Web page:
Mothers! You’ve all got one, they might be lovely, they might be horrid, they might be dead, but whatever the circumstance – you’ve got one, get over it.
I myself have one, and she has one too. The one belonging to her is my GRANDmother – she acquired this label because she is over 14 feet tall.
As you can imagine, getting a table to celebrate Mother’s Day can be somewhat difficult when you’ve got a four metre, 93-year-old with you.
Not being the type to give up easily, and also wanting a free lunch (baby boomers have more money than me) I sourced a lunch venue – the Butcher’s Social in quaint, old Henley in Arden. “The ice cream here comes from Poland now, Rob,” grandmother informed me.
I’ve been to the Butcher’s Social before, just before Christmas, but never wrote it up – mainly because I couldn’t be arsed, but also because the service was rubbish, and I hate moaning about places on this stupid blog as I think the restaurants in question will have me killed. In short, they forgot two of the sides we’d ordered and it ended in a ridiculous back and forth about whether or not we’d ordered them in the first place. Little do they know, I know for a FACT we ordered them, as when my step-dad asked for the Aubergine, I went, “oooh, fancy,” one of many attempts to break an awkward silence that evening. Anyway, as that lad in the Lion King says, “it doesn’t matter, it in de past.”
Going totally against the last sentence, cast your mind back to Mother’s Day…
The table was booked for 12:30, two of us got there BANG on time as the last thing I need is the Foodie Boys becoming known as the Tardy Boys. However, my mother and other ensemble didn’t get there until 12:40. They sat down and we had a bit of a chat, as you do.
At 12:45 we were asked if we knew what we wanted, we requested another couple of minutes. Fine, as far as we could tell, the waitress left – but then returned a minute later to tell us we need to order soon as they, “need the table back.” Alright, ya charmer.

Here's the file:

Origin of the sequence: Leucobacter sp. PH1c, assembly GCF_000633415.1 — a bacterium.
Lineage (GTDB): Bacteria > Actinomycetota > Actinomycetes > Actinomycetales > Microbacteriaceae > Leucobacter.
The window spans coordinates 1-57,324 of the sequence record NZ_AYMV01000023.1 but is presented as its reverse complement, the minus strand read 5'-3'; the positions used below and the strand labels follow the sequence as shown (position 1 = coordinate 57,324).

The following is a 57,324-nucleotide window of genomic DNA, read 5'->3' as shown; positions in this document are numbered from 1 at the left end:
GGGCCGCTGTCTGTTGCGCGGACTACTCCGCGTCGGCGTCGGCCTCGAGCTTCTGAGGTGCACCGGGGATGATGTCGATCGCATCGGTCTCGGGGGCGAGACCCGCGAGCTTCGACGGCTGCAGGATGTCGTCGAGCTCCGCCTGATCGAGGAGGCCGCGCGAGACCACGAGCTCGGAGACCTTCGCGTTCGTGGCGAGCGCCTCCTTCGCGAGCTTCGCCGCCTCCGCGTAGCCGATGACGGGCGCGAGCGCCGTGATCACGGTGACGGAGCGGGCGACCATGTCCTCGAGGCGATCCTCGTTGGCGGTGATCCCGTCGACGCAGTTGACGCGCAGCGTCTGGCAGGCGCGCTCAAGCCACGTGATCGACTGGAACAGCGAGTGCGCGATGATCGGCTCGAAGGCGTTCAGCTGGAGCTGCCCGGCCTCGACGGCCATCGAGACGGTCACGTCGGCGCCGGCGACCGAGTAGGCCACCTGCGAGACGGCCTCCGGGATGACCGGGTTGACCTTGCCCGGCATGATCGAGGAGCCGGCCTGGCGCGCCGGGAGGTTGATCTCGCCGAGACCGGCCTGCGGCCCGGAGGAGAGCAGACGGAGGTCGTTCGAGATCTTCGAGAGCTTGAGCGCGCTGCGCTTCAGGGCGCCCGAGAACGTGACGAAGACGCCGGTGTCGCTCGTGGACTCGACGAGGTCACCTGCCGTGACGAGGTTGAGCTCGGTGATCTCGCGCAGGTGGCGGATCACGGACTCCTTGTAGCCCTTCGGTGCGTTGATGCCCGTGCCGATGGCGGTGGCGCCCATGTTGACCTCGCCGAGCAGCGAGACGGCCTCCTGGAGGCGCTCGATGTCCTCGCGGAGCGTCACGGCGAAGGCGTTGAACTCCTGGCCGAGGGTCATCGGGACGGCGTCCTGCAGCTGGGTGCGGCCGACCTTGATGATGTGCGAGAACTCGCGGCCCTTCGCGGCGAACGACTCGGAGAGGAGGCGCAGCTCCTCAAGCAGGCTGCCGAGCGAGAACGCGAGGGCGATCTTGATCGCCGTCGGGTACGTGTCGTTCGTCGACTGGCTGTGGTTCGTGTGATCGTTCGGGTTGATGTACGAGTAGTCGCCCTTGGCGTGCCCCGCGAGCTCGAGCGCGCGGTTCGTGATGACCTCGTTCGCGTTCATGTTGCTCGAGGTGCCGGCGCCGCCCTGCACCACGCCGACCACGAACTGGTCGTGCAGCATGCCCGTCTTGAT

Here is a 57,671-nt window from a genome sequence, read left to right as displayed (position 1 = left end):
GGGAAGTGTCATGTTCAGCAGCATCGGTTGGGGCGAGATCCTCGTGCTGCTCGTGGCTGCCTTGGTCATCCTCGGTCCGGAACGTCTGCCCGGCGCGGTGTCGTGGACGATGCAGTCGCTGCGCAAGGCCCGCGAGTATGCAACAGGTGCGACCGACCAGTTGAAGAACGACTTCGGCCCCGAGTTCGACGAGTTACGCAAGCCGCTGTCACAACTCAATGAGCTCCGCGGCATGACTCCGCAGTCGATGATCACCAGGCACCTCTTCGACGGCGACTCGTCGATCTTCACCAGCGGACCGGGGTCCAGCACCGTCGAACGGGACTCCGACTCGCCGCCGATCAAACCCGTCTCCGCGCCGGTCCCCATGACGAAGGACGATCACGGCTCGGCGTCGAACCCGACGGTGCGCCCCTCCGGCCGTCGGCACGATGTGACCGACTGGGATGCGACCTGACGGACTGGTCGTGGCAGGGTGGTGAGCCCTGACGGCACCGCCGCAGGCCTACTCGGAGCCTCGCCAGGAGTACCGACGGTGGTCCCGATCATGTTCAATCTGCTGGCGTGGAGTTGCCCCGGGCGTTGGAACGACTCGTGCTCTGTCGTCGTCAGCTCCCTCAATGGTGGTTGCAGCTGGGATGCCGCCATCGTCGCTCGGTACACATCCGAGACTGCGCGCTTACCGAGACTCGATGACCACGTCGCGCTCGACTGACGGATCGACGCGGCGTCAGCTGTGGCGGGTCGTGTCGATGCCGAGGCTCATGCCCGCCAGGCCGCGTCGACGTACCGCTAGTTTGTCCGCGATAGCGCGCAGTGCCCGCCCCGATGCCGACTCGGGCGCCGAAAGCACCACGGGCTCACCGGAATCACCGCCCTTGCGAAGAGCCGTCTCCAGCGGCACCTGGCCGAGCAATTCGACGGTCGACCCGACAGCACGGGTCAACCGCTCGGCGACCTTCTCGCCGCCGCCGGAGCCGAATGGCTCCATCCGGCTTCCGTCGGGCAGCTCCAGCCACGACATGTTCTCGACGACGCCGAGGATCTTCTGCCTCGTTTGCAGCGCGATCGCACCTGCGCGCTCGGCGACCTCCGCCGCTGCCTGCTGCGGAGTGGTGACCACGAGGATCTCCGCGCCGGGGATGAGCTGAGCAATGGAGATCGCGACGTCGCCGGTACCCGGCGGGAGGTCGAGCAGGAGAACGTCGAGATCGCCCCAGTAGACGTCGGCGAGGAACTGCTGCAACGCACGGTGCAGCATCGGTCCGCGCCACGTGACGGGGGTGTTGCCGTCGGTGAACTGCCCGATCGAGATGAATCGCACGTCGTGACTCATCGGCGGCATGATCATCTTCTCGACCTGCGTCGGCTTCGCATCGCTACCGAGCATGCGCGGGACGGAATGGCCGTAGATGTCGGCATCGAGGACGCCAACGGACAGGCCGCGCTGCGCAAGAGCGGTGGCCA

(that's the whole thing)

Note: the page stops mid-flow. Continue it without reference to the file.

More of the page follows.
Now, I’m fat enough to have eaten in enough establishments to know that often tables will have a set amount of time before they have another sitting, it can be a bit annoying, but it’s fine – provided they have told you in advance. Here though, nothing when I booked, nothing when they rang to confirm the booking, nothing when we first sat down.
I had the fillet of beef carpaccio to start, and it was a really tasty plate of food. Served with crispy kale and fried shallot rings it went down a treat.
Fillet of beef carpaccio
For main I had the cod, everyone else had roast beef, which all looked pretty good – compliments were aimed at the Yorkshire puddings. The cod came with a bone marrow sauce on top, which intrigued me, and it worked pretty well.
Cod with bone marrow
Dessert was a treacle tart with a hazelnut ice cream (which was supposed to be vanilla). It was what I can only describe as MEH.
Back to the service
We were given the menus for dessert and ordered another bottle of wine. The wine was bought over, poured and desserts were ordered.
Five minutes later the waiter came back to inform us that when we get the desserts we’ll have 20 minutes to leave the table, but you’re welcome to go and sit in the bar then.
“Is there anywhere to sit in the bar?” I asked.
“I’m not sure.”
I think the looks on our faces prompted him to go and have a look, and he did find us a table – as much as I’d liked the idea of a massive, old woman out on the street swigging wine.
you may think all this sounds like I’m being unreasonable, and maybe I am, but what really did my nut in was we sat in the bar, ordered another drink and before we left (an hour after being moved) I went back towards the dining room to pick up our coats. Around half of the dining room was still empty, so the desperate need for us to move on seemed totally unnecessary.
At the end of the day, it’s a communication issue, but frankly I think it’s quite an important one. Your food could be absolutely world class, but making diners feel like they’re an inconvenience will always leave a sour taste.
Please don’t hurt me.